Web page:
These are possible signs of your goldfish if something is wrong with the water:
- Gills distended
- Gasps for breath at the surface
- Breathes heavily
- Appears pale
- Acts weird
- Develops red patches on the body or fins
How to Make Tab Water Suitable for Goldfish
Don’t worry, there are ways to treat your tab water, making it safe for goldfish.
The chlorine has to be neutralized and heavy metals have to disappear from the water. This has to be done for every water change and of course when you fill the tank with water for the first time.
Sodium thiosulfate can be used to neutralize chlorinated water. But if you are not sure if the tap water in your region also contains chloramine, you might rather want to go with a water conditioner, which neutralizes both chlorine and chloramine.
A water conditioner is essential to treat the water in a way your goldfish can thrive. It neutralizes the chlorine in the tap water and can get rid of the heavy metal.
You can get a water conditioner in every pet store. There is a variety of water conditioners.
If you want to make sure that the water is safe, you can choose a conditioner, that removes both chlorine and chloramine, because depending on the area you live in, the municipality can use either chlorine or chloramine or both.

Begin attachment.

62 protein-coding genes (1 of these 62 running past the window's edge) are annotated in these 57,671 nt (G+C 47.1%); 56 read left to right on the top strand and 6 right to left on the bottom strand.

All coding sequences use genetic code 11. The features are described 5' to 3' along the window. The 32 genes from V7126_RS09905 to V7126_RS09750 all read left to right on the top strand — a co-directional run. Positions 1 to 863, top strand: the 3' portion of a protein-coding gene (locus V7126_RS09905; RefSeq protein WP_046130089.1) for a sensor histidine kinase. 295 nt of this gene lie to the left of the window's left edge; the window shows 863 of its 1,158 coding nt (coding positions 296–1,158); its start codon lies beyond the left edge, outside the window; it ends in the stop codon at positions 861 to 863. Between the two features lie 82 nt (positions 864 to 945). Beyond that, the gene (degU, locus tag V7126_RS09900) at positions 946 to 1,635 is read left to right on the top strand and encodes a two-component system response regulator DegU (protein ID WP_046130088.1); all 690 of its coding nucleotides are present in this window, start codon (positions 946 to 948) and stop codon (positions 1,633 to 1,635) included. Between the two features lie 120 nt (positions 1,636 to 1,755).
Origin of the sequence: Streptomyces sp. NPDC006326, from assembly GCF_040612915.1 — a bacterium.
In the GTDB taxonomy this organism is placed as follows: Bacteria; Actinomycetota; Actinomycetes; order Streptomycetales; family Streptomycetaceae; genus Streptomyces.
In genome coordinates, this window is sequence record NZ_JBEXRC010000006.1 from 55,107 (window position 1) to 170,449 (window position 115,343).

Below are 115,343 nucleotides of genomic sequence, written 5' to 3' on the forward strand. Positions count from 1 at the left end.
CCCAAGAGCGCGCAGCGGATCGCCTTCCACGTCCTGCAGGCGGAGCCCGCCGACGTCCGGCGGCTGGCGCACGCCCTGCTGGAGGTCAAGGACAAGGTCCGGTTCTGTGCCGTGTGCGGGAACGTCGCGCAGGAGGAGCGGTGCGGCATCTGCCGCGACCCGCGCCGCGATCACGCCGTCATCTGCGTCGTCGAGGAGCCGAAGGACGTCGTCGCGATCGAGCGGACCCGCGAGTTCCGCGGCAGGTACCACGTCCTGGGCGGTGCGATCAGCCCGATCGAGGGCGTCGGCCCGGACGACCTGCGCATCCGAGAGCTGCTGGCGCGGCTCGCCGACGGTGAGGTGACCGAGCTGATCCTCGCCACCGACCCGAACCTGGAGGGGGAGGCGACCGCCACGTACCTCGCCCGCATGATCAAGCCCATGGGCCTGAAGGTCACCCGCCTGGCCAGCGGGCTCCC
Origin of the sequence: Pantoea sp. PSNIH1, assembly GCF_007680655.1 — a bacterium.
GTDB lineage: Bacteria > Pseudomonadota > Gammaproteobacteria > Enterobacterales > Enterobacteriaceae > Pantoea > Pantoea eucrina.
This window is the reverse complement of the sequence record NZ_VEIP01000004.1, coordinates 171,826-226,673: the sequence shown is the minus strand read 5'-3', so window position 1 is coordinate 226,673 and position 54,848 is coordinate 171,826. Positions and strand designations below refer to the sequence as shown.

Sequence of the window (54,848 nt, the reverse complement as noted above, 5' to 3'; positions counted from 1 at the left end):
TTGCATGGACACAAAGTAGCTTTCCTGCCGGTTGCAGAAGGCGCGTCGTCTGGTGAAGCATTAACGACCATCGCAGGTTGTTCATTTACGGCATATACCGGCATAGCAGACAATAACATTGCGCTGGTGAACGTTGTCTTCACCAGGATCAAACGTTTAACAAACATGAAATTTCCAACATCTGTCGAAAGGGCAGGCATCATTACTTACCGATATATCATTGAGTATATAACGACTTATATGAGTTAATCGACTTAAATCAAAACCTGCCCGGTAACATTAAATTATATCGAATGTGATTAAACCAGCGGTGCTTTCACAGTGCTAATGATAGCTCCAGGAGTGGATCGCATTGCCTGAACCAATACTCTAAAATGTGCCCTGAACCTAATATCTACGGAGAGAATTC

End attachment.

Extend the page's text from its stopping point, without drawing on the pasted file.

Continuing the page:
Some conditioner even gets rid of the heavy metals in the water.
If you don’t want to use a conditioner or you simply don’t trust your tap water at all, you can use pre-conditioned water from your local pet store. The bottled pre-conditioned water can be very handy for water changes but can be pricey if you don’t use a conditioner at all.
To make sure that your goldfish are happy, check the parameters of your water with test kits from the pet store if you are unsure about the water quality, and also watch your goldfish. If they act weird, there might be something off with the water.
Never clean the filters or anything else from the tank, such as decoration, with tap water. These are the area, where the good bacteria lives, which will help you to maintain good water quality. If you wash these things, you will get rid of the good bacteria.
What are the Perfect Water Conditions for Goldfish?